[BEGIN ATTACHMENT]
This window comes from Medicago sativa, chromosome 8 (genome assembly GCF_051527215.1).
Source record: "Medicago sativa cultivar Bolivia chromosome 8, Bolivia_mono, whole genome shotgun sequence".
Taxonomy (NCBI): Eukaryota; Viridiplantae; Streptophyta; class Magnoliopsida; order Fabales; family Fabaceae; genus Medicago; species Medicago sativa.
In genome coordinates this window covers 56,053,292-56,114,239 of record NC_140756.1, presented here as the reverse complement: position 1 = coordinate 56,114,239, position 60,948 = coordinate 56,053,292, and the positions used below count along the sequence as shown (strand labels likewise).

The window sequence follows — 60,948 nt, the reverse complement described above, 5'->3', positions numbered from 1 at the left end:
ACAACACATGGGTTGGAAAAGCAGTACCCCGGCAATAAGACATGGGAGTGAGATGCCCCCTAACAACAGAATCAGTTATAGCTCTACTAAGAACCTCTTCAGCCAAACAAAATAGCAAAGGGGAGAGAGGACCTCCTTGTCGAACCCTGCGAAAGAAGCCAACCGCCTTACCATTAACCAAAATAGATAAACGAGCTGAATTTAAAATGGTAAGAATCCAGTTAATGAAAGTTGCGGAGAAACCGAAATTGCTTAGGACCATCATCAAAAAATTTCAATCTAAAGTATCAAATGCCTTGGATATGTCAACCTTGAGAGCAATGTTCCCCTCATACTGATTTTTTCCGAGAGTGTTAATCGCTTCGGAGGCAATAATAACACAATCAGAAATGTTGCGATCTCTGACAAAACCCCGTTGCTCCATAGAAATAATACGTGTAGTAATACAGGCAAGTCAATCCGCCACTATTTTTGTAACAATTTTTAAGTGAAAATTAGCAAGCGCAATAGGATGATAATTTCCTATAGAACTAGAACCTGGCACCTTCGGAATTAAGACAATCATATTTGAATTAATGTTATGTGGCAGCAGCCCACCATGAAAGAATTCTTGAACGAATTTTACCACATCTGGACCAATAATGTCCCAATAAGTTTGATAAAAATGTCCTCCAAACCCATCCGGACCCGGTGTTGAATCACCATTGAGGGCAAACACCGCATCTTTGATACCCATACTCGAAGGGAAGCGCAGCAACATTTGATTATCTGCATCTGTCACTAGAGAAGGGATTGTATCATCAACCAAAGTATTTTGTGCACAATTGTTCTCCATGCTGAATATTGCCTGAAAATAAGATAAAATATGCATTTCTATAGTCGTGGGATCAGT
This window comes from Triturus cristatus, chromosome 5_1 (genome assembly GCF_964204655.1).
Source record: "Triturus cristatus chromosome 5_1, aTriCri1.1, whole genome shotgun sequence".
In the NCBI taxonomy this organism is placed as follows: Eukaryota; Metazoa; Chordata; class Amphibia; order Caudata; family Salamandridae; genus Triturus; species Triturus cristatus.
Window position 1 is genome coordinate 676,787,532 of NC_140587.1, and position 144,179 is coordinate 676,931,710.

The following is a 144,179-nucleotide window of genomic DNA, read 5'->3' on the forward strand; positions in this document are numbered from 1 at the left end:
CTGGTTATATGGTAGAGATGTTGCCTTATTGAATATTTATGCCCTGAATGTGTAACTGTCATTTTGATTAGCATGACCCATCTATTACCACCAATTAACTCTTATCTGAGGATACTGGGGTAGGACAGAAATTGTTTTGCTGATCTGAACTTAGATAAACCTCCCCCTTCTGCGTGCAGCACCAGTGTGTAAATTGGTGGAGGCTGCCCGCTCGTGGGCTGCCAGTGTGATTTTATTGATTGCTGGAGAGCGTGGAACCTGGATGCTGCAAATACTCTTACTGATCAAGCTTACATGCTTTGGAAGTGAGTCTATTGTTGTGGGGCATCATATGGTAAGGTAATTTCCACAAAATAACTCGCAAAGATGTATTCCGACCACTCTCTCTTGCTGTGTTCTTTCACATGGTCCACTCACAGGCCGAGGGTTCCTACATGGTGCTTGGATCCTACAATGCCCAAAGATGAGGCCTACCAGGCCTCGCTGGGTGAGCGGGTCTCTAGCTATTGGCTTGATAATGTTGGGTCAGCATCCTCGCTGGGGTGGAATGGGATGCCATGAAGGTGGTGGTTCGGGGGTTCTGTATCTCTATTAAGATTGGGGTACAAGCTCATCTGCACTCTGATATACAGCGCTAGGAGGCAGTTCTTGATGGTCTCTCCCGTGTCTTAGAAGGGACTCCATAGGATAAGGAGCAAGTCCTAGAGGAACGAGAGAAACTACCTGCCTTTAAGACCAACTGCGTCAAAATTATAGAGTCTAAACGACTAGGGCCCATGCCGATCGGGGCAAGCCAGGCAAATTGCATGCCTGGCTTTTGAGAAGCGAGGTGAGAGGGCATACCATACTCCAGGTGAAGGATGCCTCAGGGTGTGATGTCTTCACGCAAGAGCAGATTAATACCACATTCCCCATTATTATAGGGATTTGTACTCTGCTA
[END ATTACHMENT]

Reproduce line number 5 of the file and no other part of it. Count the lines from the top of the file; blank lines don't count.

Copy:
The window sequence follows — 60,948 nt, the reverse complement described above, 5'->3', positions numbered from 1 at the left end: